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Line up every album from The Books, and--by the time you remove your headphones--your simpatico rhythmic sensibility will be blown, newly infused with the idea that there is rhythm possible in all sound. Nay, you may start seeking rhythm (and melody) in stuff you once saw as simply sound. That's what they do best.

But The Books--Holland immigrant and classically trained cellist Paul de Jong and New England visual artist and sound sculptor Nick Zammuto--will not substitute their sense of rhythm with yours through John Cage's aleatoric rhythm of chance. This isn't indeterminacy. Instead, this is very specific, very conscious music, rigorously constructed by simply finding rhythm where you didn't realize it existed and by accenting or altering the time steps where they do barely exist.

Over the course of three albums and one EP with fringe hip-hop producer Prefuse 73, The Books have established themselves as a set of American musical pioneers. They have reworked the concept of samples by sequestering big slices of sound from unorthodox places--a recording of a child being told she has no mother or father, a vintage description of a world-class athlete and artist who is also a heavy drinker, a flight attendant in Tokyo thanking her passengers at flight's end--and using them as the substrate, scrambling bits from a mammoth library of assembled samples inside frenzied bits of banjo, guitar, cello and actual voices.

Sometimes, those samples come spliced, distorted, reversed, slowed, sped or recombined. And as established on Thought for Food--their debut and one of this decade's true masterpieces--The Books' aesthetic is a bold step, an integration of technology with folk that transcends similarly rooted work by Four Tet. It's also a complicated matrix of samples and melodies that hold different meanings for different people, and that's part of the charm.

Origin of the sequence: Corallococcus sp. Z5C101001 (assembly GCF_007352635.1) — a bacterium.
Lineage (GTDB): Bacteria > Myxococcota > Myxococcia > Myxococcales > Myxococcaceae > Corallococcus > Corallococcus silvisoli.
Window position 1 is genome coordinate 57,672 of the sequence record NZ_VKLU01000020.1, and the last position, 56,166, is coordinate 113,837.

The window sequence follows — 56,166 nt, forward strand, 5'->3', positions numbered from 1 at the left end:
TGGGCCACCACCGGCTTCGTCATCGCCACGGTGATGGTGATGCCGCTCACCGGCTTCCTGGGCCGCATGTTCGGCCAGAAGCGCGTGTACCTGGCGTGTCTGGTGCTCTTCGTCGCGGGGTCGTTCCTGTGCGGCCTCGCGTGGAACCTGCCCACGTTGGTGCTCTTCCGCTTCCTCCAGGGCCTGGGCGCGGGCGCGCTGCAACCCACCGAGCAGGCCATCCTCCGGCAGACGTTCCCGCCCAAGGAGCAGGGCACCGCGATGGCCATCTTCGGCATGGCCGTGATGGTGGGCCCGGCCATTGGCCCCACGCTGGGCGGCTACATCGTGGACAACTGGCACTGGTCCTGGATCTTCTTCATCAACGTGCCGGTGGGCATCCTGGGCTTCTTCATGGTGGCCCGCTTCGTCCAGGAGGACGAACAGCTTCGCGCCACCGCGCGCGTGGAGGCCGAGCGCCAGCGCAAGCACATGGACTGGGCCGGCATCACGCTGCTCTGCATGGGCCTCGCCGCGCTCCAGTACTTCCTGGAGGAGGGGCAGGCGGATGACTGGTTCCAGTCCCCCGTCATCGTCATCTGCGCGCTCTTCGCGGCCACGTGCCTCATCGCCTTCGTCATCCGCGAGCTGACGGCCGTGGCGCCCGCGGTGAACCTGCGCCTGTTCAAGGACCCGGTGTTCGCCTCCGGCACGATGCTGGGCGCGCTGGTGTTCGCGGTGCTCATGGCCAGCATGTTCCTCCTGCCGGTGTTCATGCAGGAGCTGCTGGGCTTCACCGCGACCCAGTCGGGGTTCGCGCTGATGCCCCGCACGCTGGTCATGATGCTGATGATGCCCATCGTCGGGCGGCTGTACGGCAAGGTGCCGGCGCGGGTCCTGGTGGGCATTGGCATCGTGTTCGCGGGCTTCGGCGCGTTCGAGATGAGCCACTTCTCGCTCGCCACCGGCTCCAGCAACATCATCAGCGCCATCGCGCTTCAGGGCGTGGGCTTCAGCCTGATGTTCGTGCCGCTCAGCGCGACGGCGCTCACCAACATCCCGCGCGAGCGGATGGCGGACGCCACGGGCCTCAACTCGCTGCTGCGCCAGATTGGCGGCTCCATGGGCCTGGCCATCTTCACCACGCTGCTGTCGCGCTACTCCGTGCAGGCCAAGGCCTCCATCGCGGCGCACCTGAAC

"There's always been an interest to meet people halfway with our work," says Zammuto.

And now, they're interested in doing the same with video, collecting old tapes from thrift stores and archives every time they have a chance, projecting them as they play and allowing the audience room to interpret.

"The images on the film are personal, and they resonate with different people very different ways. It's great to look up during the set and see someone smile at some image playing above your head," says Zammuto, on the road in Champaign, Ill., during the band's second tour ever. "And the next moment somebody else will start smiling at something else. I like it."

The Books play Talley Student Center on NCSU's campus at 9:30 p.m. on Thursday, March 30. Grizzly Bear opens. Tickets are $5-7.

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